The utilization of material for national economic purposes is understood by archivists in the Union of Soviet Socialist Republics to cover reference to the documentary information of ministries and departments, research and design institutions, enterprises and other organizations in forecasting and planning the country's economic development, improving management and accounting, executing planning and experimental design work and applied research, optimizing production and technological processes, and so on.

Archive material - chiefly scientific, technological and cartographic documentation - is used in the planning, construction and reconstruction of water-management works, communications infrastructures, industrial enterprises and public buildings, in geological prospection and mining, in the restoration of historical and cultural monuments and in the further development of agricultural production, forestry and environmental protection.

Extensive use of retrospective information is made in all countries of the socialist community when preparing plans for irrigation works, constructing reservoirs and conducting operations in connection with river regulation, protecting banks from overflowing and flooding, and so on. In the Socialist Republic of Viet Nam, for example, material presented by archivists was drawn upon for planning major hydraulic works on the Song Koi and projecting the exploitation of the Mekong Delta. Geographical, geological and hydrological material has been used by Vietnamese specialists in connection with the establishment of hydrological improvement schemes and the construction of hydroelectric power plants, including that on the Da Dung (the largest in South-East Asia).

Soviet archive material was used in the reconstruction of the cascade of hydrosystems on the Dnieper, in the elaboration of comprehensive water-management plans for the Zeya and Selenga, Kura and Naryn and northern rivers, in the designing of a dyke to protect Leningrad from flooding, and in other schemes.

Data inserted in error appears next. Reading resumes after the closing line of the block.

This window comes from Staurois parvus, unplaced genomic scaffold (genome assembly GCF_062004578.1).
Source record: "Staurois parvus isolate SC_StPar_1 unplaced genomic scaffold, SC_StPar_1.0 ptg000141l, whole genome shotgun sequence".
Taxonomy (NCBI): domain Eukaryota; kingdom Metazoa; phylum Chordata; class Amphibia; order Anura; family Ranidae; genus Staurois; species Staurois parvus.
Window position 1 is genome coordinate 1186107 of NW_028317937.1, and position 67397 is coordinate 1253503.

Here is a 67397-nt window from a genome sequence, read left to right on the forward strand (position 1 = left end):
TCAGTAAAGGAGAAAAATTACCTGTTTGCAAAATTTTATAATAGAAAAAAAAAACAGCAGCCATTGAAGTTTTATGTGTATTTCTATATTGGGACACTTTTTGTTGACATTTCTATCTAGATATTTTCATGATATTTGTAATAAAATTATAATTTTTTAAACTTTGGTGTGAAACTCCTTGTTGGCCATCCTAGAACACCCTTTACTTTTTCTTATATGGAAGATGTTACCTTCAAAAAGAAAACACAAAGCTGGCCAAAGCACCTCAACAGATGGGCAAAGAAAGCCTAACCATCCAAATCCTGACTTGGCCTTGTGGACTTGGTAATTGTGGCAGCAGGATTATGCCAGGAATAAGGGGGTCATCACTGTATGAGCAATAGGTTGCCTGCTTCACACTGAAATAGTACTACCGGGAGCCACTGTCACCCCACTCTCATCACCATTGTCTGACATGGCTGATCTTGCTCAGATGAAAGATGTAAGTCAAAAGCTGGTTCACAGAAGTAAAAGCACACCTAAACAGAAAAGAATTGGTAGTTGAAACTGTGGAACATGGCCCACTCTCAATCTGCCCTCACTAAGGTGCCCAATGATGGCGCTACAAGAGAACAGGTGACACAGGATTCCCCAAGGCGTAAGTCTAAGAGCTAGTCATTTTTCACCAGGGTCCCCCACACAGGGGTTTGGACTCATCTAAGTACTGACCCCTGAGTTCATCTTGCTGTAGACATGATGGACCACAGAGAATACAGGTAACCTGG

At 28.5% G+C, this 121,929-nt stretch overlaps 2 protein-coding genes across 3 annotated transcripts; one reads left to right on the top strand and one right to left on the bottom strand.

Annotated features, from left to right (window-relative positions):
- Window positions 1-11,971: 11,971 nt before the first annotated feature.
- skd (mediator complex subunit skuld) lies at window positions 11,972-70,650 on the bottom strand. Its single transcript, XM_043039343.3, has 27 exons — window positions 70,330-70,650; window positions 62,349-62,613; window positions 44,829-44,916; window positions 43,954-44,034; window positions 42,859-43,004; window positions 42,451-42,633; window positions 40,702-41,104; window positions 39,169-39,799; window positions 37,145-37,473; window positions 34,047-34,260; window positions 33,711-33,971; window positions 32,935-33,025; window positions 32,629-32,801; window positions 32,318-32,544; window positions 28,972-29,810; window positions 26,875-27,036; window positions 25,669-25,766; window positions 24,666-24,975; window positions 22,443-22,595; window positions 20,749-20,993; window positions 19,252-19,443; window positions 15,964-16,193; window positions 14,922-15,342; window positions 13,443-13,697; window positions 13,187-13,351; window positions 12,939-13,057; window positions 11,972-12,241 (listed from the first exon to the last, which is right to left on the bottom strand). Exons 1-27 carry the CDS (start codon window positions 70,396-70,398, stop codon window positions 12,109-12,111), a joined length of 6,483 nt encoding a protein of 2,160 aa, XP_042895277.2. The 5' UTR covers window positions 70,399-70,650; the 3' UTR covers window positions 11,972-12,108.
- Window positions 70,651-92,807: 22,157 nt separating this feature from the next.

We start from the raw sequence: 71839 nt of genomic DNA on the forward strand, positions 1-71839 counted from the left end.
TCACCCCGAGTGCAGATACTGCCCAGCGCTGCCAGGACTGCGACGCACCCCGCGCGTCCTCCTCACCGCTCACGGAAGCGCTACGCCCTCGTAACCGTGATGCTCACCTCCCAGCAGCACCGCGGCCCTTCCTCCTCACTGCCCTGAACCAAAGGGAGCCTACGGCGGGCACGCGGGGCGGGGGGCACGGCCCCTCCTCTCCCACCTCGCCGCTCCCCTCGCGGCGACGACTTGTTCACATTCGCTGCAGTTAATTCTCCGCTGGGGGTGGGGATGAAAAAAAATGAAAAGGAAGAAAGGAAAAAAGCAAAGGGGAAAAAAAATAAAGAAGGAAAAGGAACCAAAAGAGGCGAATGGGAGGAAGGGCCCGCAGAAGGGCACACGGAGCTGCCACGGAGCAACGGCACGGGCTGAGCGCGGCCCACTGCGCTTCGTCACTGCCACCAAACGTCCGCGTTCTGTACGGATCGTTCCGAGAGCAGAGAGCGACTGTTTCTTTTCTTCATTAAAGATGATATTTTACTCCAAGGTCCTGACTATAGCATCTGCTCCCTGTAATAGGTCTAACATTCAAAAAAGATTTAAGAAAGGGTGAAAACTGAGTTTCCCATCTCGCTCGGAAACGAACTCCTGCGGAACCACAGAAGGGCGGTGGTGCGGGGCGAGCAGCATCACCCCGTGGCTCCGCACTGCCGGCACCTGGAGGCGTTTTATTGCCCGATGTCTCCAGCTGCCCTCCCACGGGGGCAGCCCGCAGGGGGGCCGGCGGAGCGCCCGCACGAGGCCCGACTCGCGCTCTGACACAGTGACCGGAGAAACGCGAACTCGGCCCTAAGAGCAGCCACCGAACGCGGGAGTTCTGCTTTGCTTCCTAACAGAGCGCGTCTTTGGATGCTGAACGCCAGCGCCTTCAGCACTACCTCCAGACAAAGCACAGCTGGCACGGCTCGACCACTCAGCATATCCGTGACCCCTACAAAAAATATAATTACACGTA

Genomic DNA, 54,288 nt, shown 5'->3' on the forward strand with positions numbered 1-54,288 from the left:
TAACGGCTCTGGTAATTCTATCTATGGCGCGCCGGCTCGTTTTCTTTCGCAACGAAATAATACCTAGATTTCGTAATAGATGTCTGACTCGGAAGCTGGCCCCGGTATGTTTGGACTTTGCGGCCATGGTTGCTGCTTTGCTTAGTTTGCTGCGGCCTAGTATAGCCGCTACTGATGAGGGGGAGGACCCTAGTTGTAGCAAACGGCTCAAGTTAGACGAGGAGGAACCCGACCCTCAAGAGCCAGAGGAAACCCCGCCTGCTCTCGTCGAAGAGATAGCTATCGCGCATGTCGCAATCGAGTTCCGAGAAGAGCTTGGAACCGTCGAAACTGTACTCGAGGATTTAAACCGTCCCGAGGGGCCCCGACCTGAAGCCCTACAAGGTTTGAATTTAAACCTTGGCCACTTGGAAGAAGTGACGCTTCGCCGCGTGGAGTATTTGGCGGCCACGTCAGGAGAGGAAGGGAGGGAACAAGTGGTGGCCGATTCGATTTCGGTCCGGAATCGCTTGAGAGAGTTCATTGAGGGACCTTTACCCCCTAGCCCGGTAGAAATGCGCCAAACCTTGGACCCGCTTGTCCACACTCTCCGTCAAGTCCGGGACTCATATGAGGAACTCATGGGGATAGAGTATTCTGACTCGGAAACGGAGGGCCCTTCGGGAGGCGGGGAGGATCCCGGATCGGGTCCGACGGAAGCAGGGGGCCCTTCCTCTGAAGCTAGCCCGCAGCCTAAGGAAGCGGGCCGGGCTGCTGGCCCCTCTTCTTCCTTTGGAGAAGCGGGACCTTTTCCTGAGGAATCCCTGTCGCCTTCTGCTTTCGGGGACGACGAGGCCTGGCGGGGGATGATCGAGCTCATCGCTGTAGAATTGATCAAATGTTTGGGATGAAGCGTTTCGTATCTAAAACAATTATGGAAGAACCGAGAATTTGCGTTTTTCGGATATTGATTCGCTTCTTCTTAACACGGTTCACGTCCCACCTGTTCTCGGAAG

The archives of a number of socialist countries (Bulgaria, the German Democratic Republic, Poland, Romania, the USSR and Viet Nam) make their material available to organizations concerned with the planning, construction and reconstruction of roads, railways and bridges. In particular, archive material was used in connection with the strengthening of bridges over the Osum in Bulgaria, the reconstruction of the 'Unity' railway line between Hanoi and Ho Chi Minh City in Viet Nam, railway electrification, construction and reconstruction of motorways and the routing of new highways in the German Democratic Republic, the rebuilding of a railway bridge over the Warta in Poland, the construction of railway lines in Slovakia, and the planning of the Baikal-Amur line in the USSR.

The study by specialists of maps, plans and other material from geological prospections of earlier years and of information on the occurrence of mineral resources has assisted the extension and intensification of their mining, renewed industrial exploitation of previously abandoned pits and mines and the reconstruction and modernization of mining and other industrial enterprises in Bulgaria, Czechoslovakia, the German Democratic Republic, Hungary, Poland, Romania and the USSR.